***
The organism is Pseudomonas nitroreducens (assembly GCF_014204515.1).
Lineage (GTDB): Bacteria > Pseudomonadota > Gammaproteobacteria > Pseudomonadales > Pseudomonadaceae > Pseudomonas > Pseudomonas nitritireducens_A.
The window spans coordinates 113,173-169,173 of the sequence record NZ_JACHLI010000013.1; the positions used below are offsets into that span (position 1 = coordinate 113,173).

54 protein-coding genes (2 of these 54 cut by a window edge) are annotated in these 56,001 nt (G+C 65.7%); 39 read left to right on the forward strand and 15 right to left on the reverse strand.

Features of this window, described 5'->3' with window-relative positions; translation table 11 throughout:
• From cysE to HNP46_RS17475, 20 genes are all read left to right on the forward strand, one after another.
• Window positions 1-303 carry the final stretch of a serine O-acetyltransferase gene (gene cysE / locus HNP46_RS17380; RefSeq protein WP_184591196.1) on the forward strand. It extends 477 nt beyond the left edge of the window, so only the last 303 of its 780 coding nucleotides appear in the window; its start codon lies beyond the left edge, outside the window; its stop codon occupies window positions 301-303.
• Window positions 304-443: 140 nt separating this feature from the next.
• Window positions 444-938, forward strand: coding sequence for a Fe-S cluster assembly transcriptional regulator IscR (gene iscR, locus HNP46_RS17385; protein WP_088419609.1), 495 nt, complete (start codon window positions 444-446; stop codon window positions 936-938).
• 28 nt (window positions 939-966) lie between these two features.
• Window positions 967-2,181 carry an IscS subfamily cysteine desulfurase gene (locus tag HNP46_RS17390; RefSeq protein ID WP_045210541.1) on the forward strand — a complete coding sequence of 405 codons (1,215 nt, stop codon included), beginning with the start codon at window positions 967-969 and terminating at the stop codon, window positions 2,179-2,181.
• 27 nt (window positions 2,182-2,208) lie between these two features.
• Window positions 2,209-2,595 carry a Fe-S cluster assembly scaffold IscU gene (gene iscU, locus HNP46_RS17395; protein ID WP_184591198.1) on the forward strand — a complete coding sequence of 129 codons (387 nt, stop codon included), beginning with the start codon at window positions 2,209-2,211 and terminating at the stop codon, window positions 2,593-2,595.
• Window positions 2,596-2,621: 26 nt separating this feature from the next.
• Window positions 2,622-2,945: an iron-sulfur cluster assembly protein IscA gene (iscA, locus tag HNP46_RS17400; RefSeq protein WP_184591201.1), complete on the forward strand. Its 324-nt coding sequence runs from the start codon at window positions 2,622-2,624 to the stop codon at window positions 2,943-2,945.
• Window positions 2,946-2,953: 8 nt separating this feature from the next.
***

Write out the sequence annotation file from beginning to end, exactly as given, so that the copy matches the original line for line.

The organism is Pseudomonas nitroreducens (assembly GCF_014204515.1).
Lineage (GTDB): Bacteria > Pseudomonadota > Gammaproteobacteria > Pseudomonadales > Pseudomonadaceae > Pseudomonas > Pseudomonas nitritireducens_A.
The window spans coordinates 113,173-169,173 of the sequence record NZ_JACHLI010000013.1; the positions used below are offsets into that span (position 1 = coordinate 113,173).

54 protein-coding genes (2 of these 54 cut by a window edge) are annotated in these 56,001 nt (G+C 65.7%); 39 read left to right on the forward strand and 15 right to left on the reverse strand.

Features of this window, described 5'->3' with window-relative positions; translation table 11 throughout:
• From cysE to HNP46_RS17475, 20 genes are all read left to right on the forward strand, one after another.
• Window positions 1-303 carry the final stretch of a serine O-acetyltransferase gene (gene cysE / locus HNP46_RS17380; RefSeq protein WP_184591196.1) on the forward strand. It extends 477 nt beyond the left edge of the window, so only the last 303 of its 780 coding nucleotides appear in the window; its start codon lies beyond the left edge, outside the window; its stop codon occupies window positions 301-303.
• Window positions 304-443: 140 nt separating this feature from the next.
• Window positions 444-938, forward strand: coding sequence for a Fe-S cluster assembly transcriptional regulator IscR (gene iscR, locus HNP46_RS17385; protein WP_088419609.1), 495 nt, complete (start codon window positions 444-446; stop codon window positions 936-938).
• 28 nt (window positions 939-966) lie between these two features.
• Window positions 967-2,181 carry an IscS subfamily cysteine desulfurase gene (locus tag HNP46_RS17390; RefSeq protein ID WP_045210541.1) on the forward strand — a complete coding sequence of 405 codons (1,215 nt, stop codon included), beginning with the start codon at window positions 967-969 and terminating at the stop codon, window positions 2,179-2,181.
• 27 nt (window positions 2,182-2,208) lie between these two features.
• Window positions 2,209-2,595 carry a Fe-S cluster assembly scaffold IscU gene (gene iscU, locus HNP46_RS17395; protein ID WP_184591198.1) on the forward strand — a complete coding sequence of 129 codons (387 nt, stop codon included), beginning with the start codon at window positions 2,209-2,211 and terminating at the stop codon, window positions 2,593-2,595.
• Window positions 2,596-2,621: 26 nt separating this feature from the next.
• Window positions 2,622-2,945: an iron-sulfur cluster assembly protein IscA gene (iscA, locus tag HNP46_RS17400; RefSeq protein WP_184591201.1), complete on the forward strand. Its 324-nt coding sequence runs from the start codon at window positions 2,622-2,624 to the stop codon at window positions 2,943-2,945.
• Window positions 2,946-2,953: 8 nt separating this feature from the next.